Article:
The "altered statesman" emerged from Leary's long shadow to push a magical blend of psychedelics, technology, and revelatory rap. He had less time than he knew.
By Erik Davis
In May 1999, the psychedelic bard Terence McKenna returned to his jungle hideaway on Hawaii's Big Island after six weeks on the road. He was relieved to be home. Since claiming the mantle of Tripster King from Timothy Leary, McKenna has earned his keep as a stand-up shaman on the lecture circuit, regaling groups of psychonauts, seekers, and boho intellectuals with tales involving mushrooms, machine consciousness, and the approaching end of history. Weird stuff, and wonderfully told. But the teller was getting tired of the routine. A recluse at heart, McKenna wanted nothing more than to surf the Web, read, polish up some manuscripts, and enjoy the mellow pace of Hawaii with his new girlfriend, Christy Silness, a kind young woman he had met the year before at an ethnobotanical conference in the Yucatán.
Soon after McKenna arrived home, however, he was hit with ferocious headaches. He'd long suffered from migraines, but nothing in his 52 years could match the ice picks now skewering his skull. On May 22, after dragging himself to the john to vomit, McKenna's mind exploded. Hallucinations cut in like shards of glass; taste and smell were bent out of shape; and he was swallowed up by a labyrinth that, as he later put it, "somehow partook of last week's dreams, next week's fears, and a small restaurant in Dublin." Then his blood pressure dropped and he collapsed, the victim of a brain seizure.
When McKenna came to, he was flat on his back, staring at the ceiling as his extremely agitated girlfriend called 911. Then he swooned again. In addition to being much younger than McKenna, Silness is also much shorter, but somehow she managed to load his lanky, 6'2" frame into their truck and drive down the mountain to meet an ambulance. To keep McKenna awake, she coaxed him into reciting a poem his grandfather used to chant, "The Cremation of Sam McGee." But then a grand mal hit, and McKenna was out cold.
The ambulance guys knew McKenna's rep and were convinced he had OD'd. But a CAT scan in Kona revealed the presence of a walnut-sized tumor buried deep in McKenna's right frontal cortex. The growth was diagnosed as a glioblastoma multiforme (GBM), the most malignant of brain tumors. To McKenna's amazement, his doctor described the thing as a "fruiting body" that sent "mycelia" throughout the surrounding tissue - mycological lingo straight out of theMagic Mushroom Grower's Guide that McKenna had published in 1975 with his brother, Dennis, an ethnobotanist. The rest was less amusing: Without treatment, McKenna would die within a month. With treatment, the prognosis was six months. "No one escapes," said the doctor.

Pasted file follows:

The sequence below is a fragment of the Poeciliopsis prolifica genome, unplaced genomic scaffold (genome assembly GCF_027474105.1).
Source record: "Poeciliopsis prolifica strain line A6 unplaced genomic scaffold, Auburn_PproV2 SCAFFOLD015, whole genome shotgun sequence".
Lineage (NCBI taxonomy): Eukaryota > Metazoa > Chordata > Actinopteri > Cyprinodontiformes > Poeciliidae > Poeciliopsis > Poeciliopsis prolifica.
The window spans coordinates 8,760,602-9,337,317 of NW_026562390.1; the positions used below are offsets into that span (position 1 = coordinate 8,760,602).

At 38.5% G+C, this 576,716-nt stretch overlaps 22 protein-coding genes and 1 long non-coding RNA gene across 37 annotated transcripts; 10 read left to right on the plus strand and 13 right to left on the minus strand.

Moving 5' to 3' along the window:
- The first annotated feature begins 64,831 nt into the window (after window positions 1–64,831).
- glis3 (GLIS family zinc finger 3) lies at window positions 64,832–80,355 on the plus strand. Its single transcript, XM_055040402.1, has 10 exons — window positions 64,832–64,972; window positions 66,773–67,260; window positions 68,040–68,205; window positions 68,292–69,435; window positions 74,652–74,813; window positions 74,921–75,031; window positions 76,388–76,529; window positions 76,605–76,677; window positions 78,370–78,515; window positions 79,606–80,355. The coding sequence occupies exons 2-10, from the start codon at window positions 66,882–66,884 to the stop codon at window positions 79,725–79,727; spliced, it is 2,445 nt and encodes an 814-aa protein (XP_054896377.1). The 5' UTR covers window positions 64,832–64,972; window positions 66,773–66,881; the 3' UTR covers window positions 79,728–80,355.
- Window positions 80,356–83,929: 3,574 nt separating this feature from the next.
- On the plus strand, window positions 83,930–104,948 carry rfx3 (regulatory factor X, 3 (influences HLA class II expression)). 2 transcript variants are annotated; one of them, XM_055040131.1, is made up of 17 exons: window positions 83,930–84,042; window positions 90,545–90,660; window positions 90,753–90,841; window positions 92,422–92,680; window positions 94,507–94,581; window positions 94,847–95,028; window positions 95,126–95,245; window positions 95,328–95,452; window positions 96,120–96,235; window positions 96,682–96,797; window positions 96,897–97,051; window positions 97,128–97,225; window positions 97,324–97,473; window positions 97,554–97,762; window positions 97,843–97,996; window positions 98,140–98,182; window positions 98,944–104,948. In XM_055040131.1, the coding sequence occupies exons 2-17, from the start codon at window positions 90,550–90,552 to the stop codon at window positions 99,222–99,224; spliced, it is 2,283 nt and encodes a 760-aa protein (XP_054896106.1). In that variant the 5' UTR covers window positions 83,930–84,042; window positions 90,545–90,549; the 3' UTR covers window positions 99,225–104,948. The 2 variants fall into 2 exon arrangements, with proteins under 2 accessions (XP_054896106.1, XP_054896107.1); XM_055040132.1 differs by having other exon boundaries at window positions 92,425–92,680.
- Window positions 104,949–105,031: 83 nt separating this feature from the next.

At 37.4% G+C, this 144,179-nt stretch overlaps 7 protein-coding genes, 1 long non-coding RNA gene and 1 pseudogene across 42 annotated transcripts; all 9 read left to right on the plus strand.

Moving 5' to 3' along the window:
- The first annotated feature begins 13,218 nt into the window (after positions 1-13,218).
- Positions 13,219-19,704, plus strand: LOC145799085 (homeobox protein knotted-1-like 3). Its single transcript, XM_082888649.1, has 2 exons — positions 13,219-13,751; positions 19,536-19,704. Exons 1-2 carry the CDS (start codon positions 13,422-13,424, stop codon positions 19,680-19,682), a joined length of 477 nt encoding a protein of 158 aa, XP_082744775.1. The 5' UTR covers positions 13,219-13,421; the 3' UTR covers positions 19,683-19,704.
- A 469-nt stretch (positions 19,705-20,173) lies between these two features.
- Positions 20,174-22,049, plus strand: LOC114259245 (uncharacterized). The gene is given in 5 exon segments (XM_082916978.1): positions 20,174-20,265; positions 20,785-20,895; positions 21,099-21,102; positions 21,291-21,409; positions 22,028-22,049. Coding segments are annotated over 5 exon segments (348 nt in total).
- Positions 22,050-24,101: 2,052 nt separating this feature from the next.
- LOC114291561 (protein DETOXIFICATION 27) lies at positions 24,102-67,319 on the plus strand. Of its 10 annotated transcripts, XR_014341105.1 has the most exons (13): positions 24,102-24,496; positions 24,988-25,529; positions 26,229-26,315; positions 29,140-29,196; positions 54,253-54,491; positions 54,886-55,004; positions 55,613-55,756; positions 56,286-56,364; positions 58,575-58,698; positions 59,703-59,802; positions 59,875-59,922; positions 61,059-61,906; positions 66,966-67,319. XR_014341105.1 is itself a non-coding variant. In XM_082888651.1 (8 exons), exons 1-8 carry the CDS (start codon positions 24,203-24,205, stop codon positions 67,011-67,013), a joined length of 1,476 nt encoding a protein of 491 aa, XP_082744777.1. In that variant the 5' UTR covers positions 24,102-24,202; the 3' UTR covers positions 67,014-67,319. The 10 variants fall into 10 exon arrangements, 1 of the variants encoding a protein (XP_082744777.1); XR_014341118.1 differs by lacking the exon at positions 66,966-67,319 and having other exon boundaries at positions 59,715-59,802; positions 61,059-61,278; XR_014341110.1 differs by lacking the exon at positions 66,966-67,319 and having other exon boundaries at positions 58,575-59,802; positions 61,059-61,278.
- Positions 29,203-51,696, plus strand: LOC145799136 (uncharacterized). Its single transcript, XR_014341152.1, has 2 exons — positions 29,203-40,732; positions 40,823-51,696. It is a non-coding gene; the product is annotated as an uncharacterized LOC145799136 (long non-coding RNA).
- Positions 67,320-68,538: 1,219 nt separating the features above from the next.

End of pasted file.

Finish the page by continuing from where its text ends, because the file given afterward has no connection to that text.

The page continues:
McKenna was facing something that no shaman's rattle or peyote button was going to cure. With barely time to breathe, he had to choose from among chemotherapy, radiation treatment, and the gamma knife - a machine that could blast the tumor with 201 converging beams of cobalt radiation.
At the same time, friends and comrades were stalking more ethereal treatments. On the Big Island, Hali Makua, a Grand Kahuna of Polynesia, hiked up the side of the Mauna Loa volcano. He meditated about McKenna and was illuminated with a handful of Hawaiian power words, words that he later phoned in to his ailing friend.
From the wilds of Nevada, paranormal radio jock Art Bell was planning a different kind of intervention. Bell went on the air and asked his 13 million listeners to participate in "great experiment no. 8." At 2 pm Pacific time on Sunday, May 30, Bell's listeners sent McKenna a mass blast of good vibrations. "It's not something I really believe in," says McKenna. "But I am much more sympathetic to the idea of a huge morphogenetic field affecting your health than the idea that one inspired healer could do it."
Even after he went under the gamma knife, McKenna couldn't quite believe what was happening to him. "There are only about 1,000 of these GBMs a year, so it's a rare disease. I never won anything before - why now?" Like everybody else, he suspected a lifetime of exotic drug use may have been to blame.
"So what about it?" he asked his doctors. "You wanna hammer on me about that?" They assured him there was no causal link.
"So what about 35 years of daily dope smoking?" he asked. They pointed to studies suggesting that cannabis may actually shrink tumors.
"Listen," McKenna told them, "if cannabis shrinks tumors, we would not be having this conversation."
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